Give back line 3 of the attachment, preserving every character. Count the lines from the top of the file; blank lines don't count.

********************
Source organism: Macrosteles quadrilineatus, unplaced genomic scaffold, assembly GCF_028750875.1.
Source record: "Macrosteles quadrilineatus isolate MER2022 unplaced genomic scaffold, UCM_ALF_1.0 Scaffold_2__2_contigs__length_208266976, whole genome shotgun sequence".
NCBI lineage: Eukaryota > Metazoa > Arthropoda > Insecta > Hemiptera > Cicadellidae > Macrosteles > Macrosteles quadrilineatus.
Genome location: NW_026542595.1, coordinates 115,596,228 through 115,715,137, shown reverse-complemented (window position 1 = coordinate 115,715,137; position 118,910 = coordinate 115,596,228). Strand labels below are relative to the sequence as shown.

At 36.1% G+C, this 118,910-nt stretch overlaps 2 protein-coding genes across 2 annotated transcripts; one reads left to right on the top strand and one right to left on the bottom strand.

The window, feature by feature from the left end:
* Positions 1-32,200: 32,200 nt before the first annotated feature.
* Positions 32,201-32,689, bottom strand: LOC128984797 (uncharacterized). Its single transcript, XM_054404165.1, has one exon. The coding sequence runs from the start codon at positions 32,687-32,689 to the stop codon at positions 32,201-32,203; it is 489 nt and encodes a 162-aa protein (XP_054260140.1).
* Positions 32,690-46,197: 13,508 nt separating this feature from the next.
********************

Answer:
NCBI lineage: Eukaryota > Metazoa > Arthropoda > Insecta > Hemiptera > Cicadellidae > Macrosteles > Macrosteles quadrilineatus.